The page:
By Steven Mentzer (R-Lititz)
Last week, I wrote about how prevailing wage drives up school construction and repair costs far beyond normal market prices. But prevailing wage also negatively impacts many other areas where taxpayer money is used, such as transportation.
Pennsylvania’s Prevailing Wage Law, which hasn’t been adjusted for inflation since 1963, mandates a community’s prevailing wage be paid on publicly funded projects of $25,000 and higher.
For example, in the most recent survey conducted, a cement finisher in Lancaster County charges an average of $25 per hour, including benefits. But, under the Prevailing Wage Law, the state requires government projects in Lancaster County to pay a cement finisher $40.40 per hour — more than 58 percent higher — for the same work. An iron worker in our county charges $27.25, but under prevailing wage, that price jumps to $49.90.
In practice, the prevailing wage has become the union-inflated rate found in collective bargaining agreements. On average, it is 51 percent higher than what we pay private sector contractors for identical construction of equal quality.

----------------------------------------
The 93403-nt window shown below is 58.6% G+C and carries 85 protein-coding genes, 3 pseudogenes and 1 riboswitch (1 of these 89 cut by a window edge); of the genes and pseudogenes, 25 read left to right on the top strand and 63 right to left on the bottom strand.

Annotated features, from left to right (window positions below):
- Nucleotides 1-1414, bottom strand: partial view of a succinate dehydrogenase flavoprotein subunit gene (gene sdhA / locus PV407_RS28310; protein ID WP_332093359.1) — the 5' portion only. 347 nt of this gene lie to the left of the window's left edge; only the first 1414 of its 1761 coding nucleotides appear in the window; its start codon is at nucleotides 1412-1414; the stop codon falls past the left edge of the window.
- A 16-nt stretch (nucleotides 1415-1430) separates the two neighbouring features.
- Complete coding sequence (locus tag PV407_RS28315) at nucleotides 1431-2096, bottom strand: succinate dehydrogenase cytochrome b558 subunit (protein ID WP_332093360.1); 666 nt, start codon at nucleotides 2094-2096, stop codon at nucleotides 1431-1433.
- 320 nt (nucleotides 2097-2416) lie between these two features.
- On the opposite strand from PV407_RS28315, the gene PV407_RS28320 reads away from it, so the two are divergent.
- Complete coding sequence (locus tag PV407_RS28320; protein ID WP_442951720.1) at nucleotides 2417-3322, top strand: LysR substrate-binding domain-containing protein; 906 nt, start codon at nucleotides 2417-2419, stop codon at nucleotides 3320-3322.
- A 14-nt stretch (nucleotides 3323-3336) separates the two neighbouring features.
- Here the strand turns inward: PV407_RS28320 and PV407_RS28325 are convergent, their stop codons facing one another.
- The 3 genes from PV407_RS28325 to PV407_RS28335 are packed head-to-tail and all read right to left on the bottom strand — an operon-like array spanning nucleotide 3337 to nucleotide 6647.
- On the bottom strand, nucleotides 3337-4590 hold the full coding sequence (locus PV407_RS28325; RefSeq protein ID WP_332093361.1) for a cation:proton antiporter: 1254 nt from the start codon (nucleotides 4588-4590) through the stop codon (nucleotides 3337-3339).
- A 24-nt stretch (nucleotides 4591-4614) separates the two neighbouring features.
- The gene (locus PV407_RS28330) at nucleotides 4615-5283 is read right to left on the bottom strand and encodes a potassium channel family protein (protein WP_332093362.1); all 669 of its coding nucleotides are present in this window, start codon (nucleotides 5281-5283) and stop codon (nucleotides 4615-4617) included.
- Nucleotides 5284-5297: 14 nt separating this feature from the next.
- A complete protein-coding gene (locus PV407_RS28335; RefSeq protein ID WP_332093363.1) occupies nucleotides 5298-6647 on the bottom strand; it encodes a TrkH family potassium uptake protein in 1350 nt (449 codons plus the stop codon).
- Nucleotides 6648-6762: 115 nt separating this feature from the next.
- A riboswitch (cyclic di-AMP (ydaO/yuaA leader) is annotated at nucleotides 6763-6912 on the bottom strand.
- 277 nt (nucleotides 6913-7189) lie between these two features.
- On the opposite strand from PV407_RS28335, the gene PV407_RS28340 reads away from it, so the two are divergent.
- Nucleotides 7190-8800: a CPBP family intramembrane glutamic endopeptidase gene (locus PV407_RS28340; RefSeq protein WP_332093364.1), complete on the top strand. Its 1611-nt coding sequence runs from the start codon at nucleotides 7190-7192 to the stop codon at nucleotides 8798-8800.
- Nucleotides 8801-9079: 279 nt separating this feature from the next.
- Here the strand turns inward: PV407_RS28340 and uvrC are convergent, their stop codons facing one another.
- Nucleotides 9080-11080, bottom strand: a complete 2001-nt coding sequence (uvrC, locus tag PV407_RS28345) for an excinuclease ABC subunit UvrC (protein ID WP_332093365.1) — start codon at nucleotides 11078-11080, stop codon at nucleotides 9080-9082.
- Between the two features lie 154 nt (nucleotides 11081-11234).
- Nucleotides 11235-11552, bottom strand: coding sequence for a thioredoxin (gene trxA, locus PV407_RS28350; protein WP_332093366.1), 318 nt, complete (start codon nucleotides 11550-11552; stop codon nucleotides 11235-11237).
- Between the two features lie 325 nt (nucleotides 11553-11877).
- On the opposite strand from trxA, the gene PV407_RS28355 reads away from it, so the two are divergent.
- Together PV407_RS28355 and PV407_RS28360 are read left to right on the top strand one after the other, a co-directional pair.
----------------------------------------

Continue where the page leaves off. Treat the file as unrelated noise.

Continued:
In 2010, $12.7 billion of Pennsylvania taxpayers’ money went toward projects subject to the prevailing wage law, such as repaving a municipal road or fixing a borough-owned bridge. By comparing county wage data, typical labor costs, and the experience of other states that have done away with wage mandates, that’s about a 10 percent to 20 percent price hike over market-rate labor costs — a $1.3 billion to $2.5 billion shot in the neck to taxpayers. For an average family of four, it’s a needless $400 to $800 more a year in taxes.
The House has made attempts to adjust the cost threshold of all prevailing wage projects from the 1963 level of $25,000 to $185,000, but these efforts have been stalled due to the unfortunate resistance of organized labor.
In 2014, we managed to get into law a measure that transportation projects under $100,000 would not be subject to prevailing wage. I was one of several House members who wanted that threshold to be higher, since virtually no transportation project of any magnitude costs less than $100,000. But again, opponents of change were able to turn back that effort.
While we continue to work hard on commonsense reforms and combating the special interests that stand in the way of saving Pennsylvanians’ money, union bosses who defend the status quo have yet to explain to taxpayers why their members should be paid more than needed for no added benefit.